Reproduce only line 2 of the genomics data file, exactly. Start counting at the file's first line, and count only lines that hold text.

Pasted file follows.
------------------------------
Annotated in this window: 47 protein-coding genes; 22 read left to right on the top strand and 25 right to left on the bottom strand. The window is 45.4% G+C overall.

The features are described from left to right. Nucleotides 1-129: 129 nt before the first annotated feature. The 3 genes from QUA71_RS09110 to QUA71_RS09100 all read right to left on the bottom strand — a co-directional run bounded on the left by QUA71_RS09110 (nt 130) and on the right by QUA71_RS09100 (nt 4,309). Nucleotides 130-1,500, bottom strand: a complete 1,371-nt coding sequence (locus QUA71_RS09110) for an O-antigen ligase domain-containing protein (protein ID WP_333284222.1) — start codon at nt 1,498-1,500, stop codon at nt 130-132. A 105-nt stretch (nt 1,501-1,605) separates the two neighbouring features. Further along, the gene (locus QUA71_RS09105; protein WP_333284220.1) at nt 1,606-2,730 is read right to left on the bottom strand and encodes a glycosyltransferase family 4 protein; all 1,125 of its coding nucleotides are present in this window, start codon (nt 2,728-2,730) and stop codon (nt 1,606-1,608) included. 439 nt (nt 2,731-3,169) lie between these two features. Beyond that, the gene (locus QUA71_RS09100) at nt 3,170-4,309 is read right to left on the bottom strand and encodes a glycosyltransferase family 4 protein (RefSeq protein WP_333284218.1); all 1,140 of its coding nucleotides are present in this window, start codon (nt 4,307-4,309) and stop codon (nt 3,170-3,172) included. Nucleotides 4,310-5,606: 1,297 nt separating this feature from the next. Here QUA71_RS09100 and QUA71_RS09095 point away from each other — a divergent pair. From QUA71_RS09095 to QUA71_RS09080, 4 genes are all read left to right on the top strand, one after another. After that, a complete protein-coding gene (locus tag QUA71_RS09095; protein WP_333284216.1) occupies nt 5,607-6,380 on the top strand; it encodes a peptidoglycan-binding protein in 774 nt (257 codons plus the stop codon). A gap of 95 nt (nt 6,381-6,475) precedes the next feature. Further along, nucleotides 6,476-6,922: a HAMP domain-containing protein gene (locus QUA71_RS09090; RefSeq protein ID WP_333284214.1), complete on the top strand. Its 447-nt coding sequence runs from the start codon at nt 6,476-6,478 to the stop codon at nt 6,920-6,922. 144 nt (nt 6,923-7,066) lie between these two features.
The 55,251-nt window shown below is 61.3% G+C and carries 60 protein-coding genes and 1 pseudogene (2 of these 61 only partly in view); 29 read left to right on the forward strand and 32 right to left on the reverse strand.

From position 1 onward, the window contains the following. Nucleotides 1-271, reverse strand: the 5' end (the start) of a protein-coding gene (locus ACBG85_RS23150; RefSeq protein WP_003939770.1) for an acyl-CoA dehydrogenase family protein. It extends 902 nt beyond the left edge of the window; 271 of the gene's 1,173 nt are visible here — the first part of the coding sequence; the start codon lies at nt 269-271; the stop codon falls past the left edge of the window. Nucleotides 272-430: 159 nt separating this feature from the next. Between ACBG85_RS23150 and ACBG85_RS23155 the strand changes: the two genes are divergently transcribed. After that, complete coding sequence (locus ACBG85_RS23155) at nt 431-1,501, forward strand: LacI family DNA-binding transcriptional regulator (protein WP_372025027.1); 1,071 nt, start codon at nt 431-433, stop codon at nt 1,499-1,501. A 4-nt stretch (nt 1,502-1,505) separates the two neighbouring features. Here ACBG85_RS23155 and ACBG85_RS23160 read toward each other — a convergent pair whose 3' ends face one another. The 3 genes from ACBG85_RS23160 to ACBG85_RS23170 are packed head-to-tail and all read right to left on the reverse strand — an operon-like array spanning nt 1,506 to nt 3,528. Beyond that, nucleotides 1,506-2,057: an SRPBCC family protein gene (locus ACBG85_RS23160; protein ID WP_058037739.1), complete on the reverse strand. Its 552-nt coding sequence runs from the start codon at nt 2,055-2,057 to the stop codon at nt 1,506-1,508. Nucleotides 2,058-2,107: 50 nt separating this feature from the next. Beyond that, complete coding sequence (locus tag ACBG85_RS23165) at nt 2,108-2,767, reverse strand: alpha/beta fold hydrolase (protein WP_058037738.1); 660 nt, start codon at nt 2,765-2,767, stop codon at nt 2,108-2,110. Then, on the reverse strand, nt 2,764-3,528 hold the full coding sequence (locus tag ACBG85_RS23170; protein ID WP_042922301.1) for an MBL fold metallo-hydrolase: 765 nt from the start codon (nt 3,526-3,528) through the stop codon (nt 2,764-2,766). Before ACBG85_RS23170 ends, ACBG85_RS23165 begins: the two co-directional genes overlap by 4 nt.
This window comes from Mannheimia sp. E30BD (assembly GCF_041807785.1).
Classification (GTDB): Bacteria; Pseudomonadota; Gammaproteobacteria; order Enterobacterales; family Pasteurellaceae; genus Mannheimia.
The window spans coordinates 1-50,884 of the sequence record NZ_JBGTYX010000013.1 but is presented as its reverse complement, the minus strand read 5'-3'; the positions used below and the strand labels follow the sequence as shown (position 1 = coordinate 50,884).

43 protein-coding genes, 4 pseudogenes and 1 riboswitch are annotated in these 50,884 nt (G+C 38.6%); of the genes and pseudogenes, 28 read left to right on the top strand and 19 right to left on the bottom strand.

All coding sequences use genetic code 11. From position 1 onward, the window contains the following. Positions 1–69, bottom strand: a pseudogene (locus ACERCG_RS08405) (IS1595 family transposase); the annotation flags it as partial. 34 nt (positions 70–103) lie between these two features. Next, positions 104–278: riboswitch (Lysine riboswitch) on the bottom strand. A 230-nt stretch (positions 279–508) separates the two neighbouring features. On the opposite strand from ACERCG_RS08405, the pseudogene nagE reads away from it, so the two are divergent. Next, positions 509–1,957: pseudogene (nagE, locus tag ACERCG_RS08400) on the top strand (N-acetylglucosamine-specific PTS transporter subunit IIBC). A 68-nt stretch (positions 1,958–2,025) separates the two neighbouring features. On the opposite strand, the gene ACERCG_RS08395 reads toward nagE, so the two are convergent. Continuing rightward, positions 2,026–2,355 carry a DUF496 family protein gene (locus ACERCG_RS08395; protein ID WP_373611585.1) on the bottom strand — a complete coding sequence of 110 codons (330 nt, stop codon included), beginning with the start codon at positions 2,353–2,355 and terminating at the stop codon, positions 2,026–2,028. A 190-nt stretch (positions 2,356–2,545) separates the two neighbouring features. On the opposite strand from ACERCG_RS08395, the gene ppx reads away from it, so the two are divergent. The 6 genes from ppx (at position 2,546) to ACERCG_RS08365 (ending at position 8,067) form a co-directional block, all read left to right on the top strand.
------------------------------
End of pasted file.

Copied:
The features are described from left to right. Nucleotides 1-129: 129 nt before the first annotated feature. The 3 genes from QUA71_RS09110 to QUA71_RS09100 all read right to left on the bottom strand — a co-directional run bounded on the left by QUA71_RS09110 (nt 130) and on the right by QUA71_RS09100 (nt 4,309). Nucleotides 130-1,500, bottom strand: a complete 1,371-nt coding sequence (locus QUA71_RS09110) for an O-antigen ligase domain-containing protein (protein ID WP_333284222.1) — start codon at nt 1,498-1,500, stop codon at nt 130-132. A 105-nt stretch (nt 1,501-1,605) separates the two neighbouring features. Further along, the gene (locus QUA71_RS09105; protein WP_333284220.1) at nt 1,606-2,730 is read right to left on the bottom strand and encodes a glycosyltransferase family 4 protein; all 1,125 of its coding nucleotides are present in this window, start codon (nt 2,728-2,730) and stop codon (nt 1,606-1,608) included. 439 nt (nt 2,731-3,169) lie between these two features. Beyond that, the gene (locus QUA71_RS09100) at nt 3,170-4,309 is read right to left on the bottom strand and encodes a glycosyltransferase family 4 protein (RefSeq protein WP_333284218.1); all 1,140 of its coding nucleotides are present in this window, start codon (nt 4,307-4,309) and stop codon (nt 3,170-3,172) included. Nucleotides 4,310-5,606: 1,297 nt separating this feature from the next. Here QUA71_RS09100 and QUA71_RS09095 point away from each other — a divergent pair. From QUA71_RS09095 to QUA71_RS09080, 4 genes are all read left to right on the top strand, one after another. After that, a complete protein-coding gene (locus tag QUA71_RS09095; protein WP_333284216.1) occupies nt 5,607-6,380 on the top strand; it encodes a peptidoglycan-binding protein in 774 nt (257 codons plus the stop codon). A gap of 95 nt (nt 6,381-6,475) precedes the next feature. Further along, nucleotides 6,476-6,922: a HAMP domain-containing protein gene (locus QUA71_RS09090; RefSeq protein ID WP_333284214.1), complete on the top strand. Its 447-nt coding sequence runs from the start codon at nt 6,476-6,478 to the stop codon at nt 6,920-6,922. 144 nt (nt 6,923-7,066) lie between these two features.